Just as inserting ‘behold’ at verse 16 to mark the beginning of the section, so Matthew marks the end of the section with ‘truly, I say to you’—this is parallel to the end of the prior section, at 10:15. The parallel here with verse 15, and at 16 with verses 5-6 (sheep), draws a strong connection between the two passages. Ulrich Luz identifies ‘deliver up’ as the theme of this passage, which serves to distinguish it from the mission section of verses 5-15.
- Donald Hagner. Matthew 1-13: Word Biblical Commentary (Dallas: Word Books, 1993) 276.
- Robert E. Morosco. '"Matthew’s Formation of a Commissioning Type-Scene out of the Story of Jesus' Commissioning of the Twelve" in Journal of Biblical Literature 103:4 (December 1984): 539-556, 550.
- Daniel J. Harrington, The Gospel of Matthew: Sacra Pagina Series. (Collegeville: The Liturgical Press, 1991), 144
- Hagner, 277.
- W. D. Davies and Dale Allison, Jr., A Critical and Exegetical Commentary on The Gospel According to Saint Matthew. (Edinburgh: T&T Clark, 1991), 181.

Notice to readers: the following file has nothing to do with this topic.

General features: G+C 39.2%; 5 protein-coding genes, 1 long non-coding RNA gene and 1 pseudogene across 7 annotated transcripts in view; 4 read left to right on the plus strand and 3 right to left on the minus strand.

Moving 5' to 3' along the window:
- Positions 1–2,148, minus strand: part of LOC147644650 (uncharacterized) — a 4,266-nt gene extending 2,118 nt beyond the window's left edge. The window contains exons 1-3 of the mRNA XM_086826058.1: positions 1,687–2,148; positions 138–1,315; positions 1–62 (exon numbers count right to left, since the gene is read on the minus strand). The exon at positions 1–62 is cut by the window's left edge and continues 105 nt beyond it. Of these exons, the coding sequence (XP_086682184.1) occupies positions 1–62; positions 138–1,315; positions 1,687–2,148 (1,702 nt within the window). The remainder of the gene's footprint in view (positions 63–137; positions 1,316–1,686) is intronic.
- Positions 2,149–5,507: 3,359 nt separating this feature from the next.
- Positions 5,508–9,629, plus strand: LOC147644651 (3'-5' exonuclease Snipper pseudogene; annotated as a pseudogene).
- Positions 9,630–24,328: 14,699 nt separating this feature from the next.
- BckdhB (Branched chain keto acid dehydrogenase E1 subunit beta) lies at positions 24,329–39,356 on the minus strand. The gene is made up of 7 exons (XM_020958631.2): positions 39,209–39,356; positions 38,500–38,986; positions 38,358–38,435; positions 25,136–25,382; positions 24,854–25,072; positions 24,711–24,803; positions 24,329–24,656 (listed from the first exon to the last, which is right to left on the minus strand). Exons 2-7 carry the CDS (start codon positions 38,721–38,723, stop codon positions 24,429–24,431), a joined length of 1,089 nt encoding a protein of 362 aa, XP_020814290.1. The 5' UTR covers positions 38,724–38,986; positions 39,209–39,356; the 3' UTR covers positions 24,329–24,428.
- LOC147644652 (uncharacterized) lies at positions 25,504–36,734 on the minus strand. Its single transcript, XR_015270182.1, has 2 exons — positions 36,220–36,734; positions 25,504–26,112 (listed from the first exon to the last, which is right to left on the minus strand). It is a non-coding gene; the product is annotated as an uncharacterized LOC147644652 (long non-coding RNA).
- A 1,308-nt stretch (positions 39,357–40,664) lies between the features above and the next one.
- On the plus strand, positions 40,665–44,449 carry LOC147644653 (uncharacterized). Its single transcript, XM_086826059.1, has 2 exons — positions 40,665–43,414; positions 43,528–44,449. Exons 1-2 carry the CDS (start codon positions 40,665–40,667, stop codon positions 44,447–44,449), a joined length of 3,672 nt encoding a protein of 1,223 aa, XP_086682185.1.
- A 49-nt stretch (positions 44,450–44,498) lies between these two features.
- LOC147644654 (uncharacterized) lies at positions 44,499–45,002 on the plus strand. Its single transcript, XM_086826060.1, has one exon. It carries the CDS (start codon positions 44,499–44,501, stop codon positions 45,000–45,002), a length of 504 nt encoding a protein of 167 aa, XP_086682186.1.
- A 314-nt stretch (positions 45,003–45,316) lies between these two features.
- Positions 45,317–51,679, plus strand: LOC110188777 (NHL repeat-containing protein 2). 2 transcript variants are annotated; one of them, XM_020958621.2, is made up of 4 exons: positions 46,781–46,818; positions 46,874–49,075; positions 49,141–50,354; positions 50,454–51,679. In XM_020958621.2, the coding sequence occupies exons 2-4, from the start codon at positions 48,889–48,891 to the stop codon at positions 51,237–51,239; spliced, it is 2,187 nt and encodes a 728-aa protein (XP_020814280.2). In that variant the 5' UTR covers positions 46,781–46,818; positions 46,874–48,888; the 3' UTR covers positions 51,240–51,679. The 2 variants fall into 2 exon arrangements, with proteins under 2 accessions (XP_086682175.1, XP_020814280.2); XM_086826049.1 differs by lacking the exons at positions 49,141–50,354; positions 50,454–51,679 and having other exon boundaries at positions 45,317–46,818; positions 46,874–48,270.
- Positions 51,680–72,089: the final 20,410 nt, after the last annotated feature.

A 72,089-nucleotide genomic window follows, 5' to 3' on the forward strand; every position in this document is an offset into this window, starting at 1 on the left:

- Harrington, 144.
- John Nolland, The Gospel of Matthew: A Commentary on the Greek Text (Bletchley: The Paternoster Press, 2005), 423.
- R.T. France. The Gospel of Matthew. (Grand Rapids: William B. Eerdmans Publishing Company, 2007), 391.
- St Augustine, De doctrina christiana, II.xvi.23. R.P.H. Green, trans. On Christian Teaching (Oxford: Oxford University Press, 1999), 44.
- John Nolland, 423.
- W.D. Davies and Dale Allison, Jr., 181.
- David Hill, ed. The Gospel of Matthew: New Century Bible (London: Oliphants, 1972), 187.
- M. Tenney, New Testament Survey (Wm. B. Eerdmans Publishing: 1985), 150.
- R.T. France, 388.